For this reason, the amount of that unpaid debt may no longer be causing any damage to your score, only the fact that it has not been paid as agreed. And if that’s the case, then paying it off won’t earn you any additional points, though retiring that balance could prevent a future collection if the debt hasn’t already been assigned to a collection agency. It couls also prevent a court judgment if a lawsuit is brought against you for payment.

Where older derogatory accounts like this one affect your score most is by way of the Payment History scoring category that makes up 35 percent of your score. Here, the score looks at past due accounts in three major ways (in order of importance):

  • Recency: How long has it been since the most recent delinquency?
  • Severity: How many months past due did the account fall behind?
  • Frequency: How many accounts on the credit report show late payments?

Recency, the length of time since your most recent delinquency on any account, is the best indicator of how well your score is recovering. And despite knowing nothing else about your credit, the fact that it’s an old debt tells us that it is not likely to be having nearly as much of an adverse effect on your score these days as it used to.

Further, if your credit report includes any additional, more recent problems in your accounts, that old unpaid debt takes on even less importance to the point that a payoff or deletion isn’t likely to provide much, if any, help at all.

Now that we know what won’t help your score, what will?

If you carry substantial balances on any of your credit cards, you could gain those 10 points relatively quickly by taking the funds you might have otherwise applied to that old unpaid debt and instead paying your credit card – not loan – balances down. Reducing credit utilization on your credit cards will have a big, positive impact on your score.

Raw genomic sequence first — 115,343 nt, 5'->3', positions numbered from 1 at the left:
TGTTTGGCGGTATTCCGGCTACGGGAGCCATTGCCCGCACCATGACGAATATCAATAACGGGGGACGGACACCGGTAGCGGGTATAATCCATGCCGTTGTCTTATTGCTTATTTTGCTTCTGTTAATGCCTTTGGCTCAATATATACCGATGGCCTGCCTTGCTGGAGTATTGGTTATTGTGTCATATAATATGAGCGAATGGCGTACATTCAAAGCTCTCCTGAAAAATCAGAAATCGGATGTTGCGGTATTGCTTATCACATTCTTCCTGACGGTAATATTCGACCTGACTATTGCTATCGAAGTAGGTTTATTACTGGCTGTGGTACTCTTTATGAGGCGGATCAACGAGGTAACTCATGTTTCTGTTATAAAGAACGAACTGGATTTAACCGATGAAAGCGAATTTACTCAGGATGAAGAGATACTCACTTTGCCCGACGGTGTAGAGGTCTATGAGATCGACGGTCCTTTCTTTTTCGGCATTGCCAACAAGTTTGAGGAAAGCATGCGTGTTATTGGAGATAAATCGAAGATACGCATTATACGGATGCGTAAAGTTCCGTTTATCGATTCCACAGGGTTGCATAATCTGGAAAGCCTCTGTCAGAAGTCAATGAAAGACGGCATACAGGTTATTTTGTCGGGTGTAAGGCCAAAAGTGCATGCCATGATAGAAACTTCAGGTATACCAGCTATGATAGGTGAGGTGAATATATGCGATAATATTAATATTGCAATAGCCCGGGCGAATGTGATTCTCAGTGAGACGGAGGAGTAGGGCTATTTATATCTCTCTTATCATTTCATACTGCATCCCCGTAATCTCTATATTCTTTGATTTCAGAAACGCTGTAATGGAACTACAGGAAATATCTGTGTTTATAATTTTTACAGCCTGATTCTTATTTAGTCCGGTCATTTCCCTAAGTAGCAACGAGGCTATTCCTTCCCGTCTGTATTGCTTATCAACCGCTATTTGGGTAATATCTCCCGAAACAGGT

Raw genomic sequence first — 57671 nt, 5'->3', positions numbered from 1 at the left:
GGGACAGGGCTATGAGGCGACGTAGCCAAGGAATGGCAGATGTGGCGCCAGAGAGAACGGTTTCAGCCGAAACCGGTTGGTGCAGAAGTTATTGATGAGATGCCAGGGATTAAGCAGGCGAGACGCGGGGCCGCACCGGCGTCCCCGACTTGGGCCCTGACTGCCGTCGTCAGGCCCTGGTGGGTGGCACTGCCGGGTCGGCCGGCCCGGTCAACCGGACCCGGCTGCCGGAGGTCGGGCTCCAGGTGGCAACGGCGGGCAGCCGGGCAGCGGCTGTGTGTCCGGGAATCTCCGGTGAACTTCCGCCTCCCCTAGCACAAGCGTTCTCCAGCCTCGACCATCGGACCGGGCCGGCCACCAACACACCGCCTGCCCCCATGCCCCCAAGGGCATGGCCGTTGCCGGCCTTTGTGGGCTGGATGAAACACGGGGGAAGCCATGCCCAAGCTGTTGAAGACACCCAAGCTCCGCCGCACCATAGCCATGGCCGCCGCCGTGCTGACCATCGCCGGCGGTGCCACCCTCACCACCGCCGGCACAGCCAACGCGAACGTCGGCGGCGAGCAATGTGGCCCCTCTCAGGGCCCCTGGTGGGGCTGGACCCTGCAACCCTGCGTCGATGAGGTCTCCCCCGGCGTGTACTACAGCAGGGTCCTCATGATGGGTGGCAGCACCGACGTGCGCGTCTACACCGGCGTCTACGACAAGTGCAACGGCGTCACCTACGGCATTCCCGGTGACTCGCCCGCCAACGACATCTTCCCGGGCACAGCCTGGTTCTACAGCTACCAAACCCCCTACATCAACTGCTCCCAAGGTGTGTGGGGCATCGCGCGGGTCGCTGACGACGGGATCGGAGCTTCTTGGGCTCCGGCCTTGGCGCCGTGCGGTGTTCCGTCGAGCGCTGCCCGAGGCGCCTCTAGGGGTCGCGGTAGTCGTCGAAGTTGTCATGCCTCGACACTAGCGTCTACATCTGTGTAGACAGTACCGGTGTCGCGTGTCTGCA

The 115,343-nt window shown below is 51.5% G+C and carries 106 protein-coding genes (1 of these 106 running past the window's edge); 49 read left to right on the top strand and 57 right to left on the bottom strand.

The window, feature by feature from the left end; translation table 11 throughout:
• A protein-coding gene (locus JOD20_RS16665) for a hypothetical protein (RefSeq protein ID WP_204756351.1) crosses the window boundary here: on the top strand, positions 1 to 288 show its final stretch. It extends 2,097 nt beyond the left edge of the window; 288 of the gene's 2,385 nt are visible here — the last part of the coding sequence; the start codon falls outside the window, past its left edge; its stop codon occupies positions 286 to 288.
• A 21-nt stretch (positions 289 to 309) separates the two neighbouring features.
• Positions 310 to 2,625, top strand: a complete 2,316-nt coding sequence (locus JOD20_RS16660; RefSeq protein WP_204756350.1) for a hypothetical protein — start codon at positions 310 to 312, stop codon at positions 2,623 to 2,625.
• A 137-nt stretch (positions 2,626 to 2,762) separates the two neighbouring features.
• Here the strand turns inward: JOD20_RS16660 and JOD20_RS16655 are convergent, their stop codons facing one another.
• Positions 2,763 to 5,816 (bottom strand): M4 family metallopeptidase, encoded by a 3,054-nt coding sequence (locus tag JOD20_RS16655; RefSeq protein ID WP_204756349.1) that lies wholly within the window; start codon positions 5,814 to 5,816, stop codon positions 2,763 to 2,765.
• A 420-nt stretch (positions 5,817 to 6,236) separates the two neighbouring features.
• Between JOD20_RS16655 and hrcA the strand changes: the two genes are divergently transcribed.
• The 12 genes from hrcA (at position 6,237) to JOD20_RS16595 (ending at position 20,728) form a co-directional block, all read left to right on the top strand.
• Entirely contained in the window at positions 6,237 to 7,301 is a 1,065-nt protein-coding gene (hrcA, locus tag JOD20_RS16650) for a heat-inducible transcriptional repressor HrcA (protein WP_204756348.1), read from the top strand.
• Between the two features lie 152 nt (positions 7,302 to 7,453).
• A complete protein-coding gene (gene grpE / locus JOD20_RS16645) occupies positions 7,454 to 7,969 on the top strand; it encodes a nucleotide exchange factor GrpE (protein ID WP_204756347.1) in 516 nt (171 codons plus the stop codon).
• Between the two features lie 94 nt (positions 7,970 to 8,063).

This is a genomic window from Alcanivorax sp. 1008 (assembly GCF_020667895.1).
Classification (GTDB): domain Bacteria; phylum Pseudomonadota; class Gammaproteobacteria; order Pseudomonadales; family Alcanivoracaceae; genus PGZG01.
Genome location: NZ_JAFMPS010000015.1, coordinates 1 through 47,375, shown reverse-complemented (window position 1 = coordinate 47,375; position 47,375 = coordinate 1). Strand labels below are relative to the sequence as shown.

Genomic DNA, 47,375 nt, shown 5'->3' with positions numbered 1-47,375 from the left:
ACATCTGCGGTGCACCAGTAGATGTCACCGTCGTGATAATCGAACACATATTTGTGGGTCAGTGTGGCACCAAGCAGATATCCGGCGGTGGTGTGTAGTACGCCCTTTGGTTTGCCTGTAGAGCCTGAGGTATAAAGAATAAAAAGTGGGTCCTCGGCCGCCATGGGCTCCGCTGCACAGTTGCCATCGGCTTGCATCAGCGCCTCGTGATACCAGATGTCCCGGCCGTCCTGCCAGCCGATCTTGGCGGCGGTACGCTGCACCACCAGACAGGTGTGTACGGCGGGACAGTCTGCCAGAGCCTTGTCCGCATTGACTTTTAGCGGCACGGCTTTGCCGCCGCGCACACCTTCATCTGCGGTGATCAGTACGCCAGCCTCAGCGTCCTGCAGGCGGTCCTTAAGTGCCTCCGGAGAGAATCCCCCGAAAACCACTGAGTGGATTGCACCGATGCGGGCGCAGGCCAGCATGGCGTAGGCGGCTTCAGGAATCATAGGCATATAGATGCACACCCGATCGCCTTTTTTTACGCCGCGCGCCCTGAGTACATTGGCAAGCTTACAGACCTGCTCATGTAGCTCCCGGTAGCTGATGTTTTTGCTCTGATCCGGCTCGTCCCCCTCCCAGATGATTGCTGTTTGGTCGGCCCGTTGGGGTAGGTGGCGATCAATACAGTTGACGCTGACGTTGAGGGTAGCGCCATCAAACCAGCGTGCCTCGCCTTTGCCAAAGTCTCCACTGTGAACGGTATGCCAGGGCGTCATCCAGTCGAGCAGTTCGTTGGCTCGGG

If available, have your mortgage broker or lender submit documentation of those reduced card balances via the the “rapid rescore” process, a service available to mortgage applicants in which account information is updated on your credit report and included in your score within a few days rather than the usual 30 days or more.

But what if the balances have already been paid down?

Regardless of how good or bad your credit score may be, some points can be earned simply thanks to the passage of time. This is where the length of credit history scoring category that makes up 15 percent of your score comes into play. An important scoring calculation within this category is the average age of accounts (total number of months since the open date for each account divided by the number of accounts), where the longer the average age, the more points for your score.